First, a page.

Monday, March 30, 2009

Daring Bakers: Lasagna of Emilia-Romana

The March 2009 challenge is hosted by Mary of Beans and Caviar, Melinda of Melbourne Larder and Enza of Io Da Grande. They have chosen Lasagne of Emilia-Romagna from The Splendid Table by Lynne Rossetto Kasper as the challenge.

In the introduction to the recipe, Kasper writes, "
Mere films of b├ęchamel sauce and meat ragu coat the sheerest spinach pasta.... The results are splendid."

Maybe in her world. I followed the pasta portion of the recipe faithfully, letting the dough rest for as long as possible - anywhere from 30 minutes to three hours is recommended. I waited the full three hours before starting to roll it out, in order to give the gluten maximum opportunity to develop, and still, my sheets were anything but sheer. It seemed impossible: before I'd stretched it even as thin as boxed dry lasagna, holes were popping up everywhere. This was an exercise in frustration, as you can see.


I found the dough stretched a little better if I sprinkled a few drops of water on the surface. Following Daring Baker Audax's recommendation, I also allowed the stretched sheets to stick to the counter for several minutes; if you pick them up right away, they will shrink and become thick again. Still, my lasagne was nowhere near thin enough "to see color through," as the recipe calls for. Only the last few sheets even approached that level of thinness, and that was after I picked them up from where they had been resting on the counter and found they stretched very thin and long in my hands. Unfortunately, by this point, I had already boiled the rest of my (too-thick) lasagne. If I were to try this again (let's face it: not anytime soon!), I would let the pasta rest much longer - probably five hours - before I started rolling it.


Here are my (leathery-looking) lasagne, my ragu, and my bechamel sauce. Or rather, Dan's bechamel sauce - he made it! Rolling the lasagne was taking so long that I began to get frustrated and worried that I wouldn't have this mess done in time for dinner, so I enlisted his help.

Our deal is I do the cooking, he does the dishes. This works for us: I like to cook, and he actually enjoys washing dishes. To me, that is as foreign as saying "I enjoy drinking toilet water," but hey, I'm not going to argue. We 've had this arrangement for years and rarely deviate from it. Sometimes I'll fill the sink with soapy water for him or he'll put water on to boil for me, but that's about it. But yesterday, I was desperate, and he could tell, and he cheerfully agreed to help me out. So while I called out directions from my lasagne-rolling spot, Dan made the bechamel (and did a great job of it, too!).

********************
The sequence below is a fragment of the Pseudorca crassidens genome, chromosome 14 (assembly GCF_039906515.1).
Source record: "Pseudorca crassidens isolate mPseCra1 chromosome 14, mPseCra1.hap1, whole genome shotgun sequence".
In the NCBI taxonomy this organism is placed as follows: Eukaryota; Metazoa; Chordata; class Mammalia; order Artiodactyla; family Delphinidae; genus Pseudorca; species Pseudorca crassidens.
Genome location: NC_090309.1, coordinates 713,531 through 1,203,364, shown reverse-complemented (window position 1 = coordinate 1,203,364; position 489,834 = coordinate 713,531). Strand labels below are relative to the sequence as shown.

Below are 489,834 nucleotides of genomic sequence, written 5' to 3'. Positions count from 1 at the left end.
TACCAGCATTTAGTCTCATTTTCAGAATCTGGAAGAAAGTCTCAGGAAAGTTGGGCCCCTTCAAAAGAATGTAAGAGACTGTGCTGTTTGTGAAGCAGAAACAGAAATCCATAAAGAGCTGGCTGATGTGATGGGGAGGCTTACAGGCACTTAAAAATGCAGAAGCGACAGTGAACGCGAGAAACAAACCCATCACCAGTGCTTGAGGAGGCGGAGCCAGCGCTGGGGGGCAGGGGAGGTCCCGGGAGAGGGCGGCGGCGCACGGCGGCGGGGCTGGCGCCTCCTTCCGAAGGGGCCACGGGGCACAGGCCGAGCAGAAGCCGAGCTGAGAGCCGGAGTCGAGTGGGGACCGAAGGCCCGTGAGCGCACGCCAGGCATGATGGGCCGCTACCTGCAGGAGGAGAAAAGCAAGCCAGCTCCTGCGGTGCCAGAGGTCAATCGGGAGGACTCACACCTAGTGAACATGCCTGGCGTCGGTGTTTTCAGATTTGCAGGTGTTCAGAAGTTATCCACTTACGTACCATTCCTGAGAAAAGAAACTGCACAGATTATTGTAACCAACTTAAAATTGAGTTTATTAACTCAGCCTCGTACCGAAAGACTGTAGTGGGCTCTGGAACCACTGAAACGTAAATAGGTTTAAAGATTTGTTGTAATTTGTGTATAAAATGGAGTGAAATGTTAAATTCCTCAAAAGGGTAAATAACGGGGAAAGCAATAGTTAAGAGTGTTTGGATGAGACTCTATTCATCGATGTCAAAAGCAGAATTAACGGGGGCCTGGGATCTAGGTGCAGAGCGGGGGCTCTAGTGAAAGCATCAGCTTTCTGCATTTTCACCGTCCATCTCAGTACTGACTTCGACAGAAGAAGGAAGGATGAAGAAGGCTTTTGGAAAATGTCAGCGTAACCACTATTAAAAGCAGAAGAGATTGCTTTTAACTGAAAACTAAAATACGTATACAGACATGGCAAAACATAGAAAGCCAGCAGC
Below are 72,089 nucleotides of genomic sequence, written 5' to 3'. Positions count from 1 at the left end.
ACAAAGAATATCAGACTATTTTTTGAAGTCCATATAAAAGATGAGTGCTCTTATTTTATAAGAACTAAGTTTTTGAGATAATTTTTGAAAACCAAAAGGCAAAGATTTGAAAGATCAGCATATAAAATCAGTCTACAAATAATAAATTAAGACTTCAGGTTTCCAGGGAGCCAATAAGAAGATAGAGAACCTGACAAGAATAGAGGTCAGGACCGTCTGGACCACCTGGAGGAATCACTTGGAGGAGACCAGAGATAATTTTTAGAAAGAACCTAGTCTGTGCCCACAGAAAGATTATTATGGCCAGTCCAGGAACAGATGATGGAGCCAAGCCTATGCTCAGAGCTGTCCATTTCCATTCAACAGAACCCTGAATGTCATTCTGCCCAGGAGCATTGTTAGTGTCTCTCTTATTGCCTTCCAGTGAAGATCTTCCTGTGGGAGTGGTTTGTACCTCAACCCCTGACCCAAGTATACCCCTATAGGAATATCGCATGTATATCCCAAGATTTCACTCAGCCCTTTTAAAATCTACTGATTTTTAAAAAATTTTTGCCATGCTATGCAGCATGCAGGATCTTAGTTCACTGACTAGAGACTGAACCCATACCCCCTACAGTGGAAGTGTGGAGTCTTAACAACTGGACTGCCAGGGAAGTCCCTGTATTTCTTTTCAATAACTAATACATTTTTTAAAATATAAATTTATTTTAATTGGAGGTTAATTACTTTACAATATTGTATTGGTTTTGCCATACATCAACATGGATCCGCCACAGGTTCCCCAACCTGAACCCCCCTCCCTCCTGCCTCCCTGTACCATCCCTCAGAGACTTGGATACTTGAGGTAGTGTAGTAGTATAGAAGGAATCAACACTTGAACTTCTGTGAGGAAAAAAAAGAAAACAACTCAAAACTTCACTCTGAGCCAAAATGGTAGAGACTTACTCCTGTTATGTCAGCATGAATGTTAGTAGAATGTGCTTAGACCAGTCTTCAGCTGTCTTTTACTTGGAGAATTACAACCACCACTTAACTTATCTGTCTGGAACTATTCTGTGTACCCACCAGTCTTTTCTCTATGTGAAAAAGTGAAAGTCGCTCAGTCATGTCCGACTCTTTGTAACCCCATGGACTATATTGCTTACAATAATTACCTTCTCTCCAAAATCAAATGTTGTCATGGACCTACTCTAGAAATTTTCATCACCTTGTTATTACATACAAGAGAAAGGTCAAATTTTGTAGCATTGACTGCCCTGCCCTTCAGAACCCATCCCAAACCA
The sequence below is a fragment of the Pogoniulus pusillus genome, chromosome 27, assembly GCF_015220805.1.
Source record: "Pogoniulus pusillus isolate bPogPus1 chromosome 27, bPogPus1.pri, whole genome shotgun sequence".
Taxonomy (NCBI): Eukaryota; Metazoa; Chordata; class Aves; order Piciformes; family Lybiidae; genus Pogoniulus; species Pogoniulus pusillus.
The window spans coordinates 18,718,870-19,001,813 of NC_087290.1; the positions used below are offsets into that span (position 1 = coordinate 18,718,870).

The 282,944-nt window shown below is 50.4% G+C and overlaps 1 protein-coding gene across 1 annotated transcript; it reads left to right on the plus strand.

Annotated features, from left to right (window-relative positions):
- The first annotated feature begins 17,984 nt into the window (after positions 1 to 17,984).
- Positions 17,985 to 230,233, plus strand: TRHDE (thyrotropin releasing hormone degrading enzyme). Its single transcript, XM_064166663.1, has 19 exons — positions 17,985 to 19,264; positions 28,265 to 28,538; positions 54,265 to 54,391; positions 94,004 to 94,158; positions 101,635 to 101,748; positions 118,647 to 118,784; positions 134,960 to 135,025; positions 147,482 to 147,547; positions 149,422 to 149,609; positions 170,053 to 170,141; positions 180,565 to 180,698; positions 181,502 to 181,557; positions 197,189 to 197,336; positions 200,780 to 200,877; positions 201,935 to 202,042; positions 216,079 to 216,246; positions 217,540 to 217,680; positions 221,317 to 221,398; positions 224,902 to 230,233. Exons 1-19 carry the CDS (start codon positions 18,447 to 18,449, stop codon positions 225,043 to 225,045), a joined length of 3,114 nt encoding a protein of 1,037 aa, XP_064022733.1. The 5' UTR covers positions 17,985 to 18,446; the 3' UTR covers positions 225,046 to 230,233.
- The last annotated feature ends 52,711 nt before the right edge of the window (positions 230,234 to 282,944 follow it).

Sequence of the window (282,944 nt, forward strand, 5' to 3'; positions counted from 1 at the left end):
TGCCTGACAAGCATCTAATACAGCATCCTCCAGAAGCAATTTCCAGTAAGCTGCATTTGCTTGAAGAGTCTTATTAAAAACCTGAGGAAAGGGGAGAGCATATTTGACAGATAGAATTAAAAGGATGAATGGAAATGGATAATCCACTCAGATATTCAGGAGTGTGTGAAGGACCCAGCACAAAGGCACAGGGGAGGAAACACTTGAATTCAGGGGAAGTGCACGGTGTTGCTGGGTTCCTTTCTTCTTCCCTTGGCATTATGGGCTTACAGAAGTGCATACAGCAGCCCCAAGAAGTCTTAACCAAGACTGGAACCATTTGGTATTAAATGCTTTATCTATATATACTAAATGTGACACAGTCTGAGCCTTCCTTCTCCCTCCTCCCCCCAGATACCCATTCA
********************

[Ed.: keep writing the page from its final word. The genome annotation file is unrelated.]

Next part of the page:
The recipe includes instructions for a country-style ragu, and while it sounded amazing, it called for veal, pork loin, skirt steak, pancetta, prosciutto, and red wine - a definite budget-buster. So, having already spent more on groceries than I wanted to this month, I made up my own turkey ragu, using ground turkey, hot Italian turkey sausage, and turkey pepperoni that I had on hand. The turkey ragu was the saving grace of this experience for me; I rarely make meat sauce for pasta, but this ragu was so delicious that I will definitely have to make it again, and I probably wouldn't have come up with it if not for this challenge.


So here it is: the labor-intensive lasagne that ate my Sunday (completely with big, ugly hunk of ragu - yeah, at this point, I didn't really care about getting a pretty picture). Sadly, after all of that work, it wasn't even that good. It wasn't bad, certainly, but it was nothing special. Maybe if I had been able to get the whisper-thin, ethereal lasagne that Kasper writes about, I would feel differently. At least I got an awesome ragu sauce out of the deal, and Dan learned how to make bechamel. (What should I teach him next - bearnaise? Beurre blanc? Why do all white sauces start with b?)

This post has gone on long enough, so I'll post my turkey ragu sauce in a separate post tomorrow. Hope you all had a nice weekend!

The March 2009 challenge is hosted by Mary of Beans and Caviar, Melinda of Melbourne Larder and Enza of Io Da Grande. They have chosen Lasagne of Emilia-Romagna from The Splendid Table by Lynne Rossetto Kasper as the challenge.

3 comments:

A_and_N said...

Hey you made the effort and that's all that counts, really!

Teachart2 said...

Your pasta may not have turned out the way you wanted but i really enjoyed your description of the process. I was laughing out loud.

Chickiedoodle said...

Sorry you were disappointed, but it still looks divine! Isn't that ragu delicious?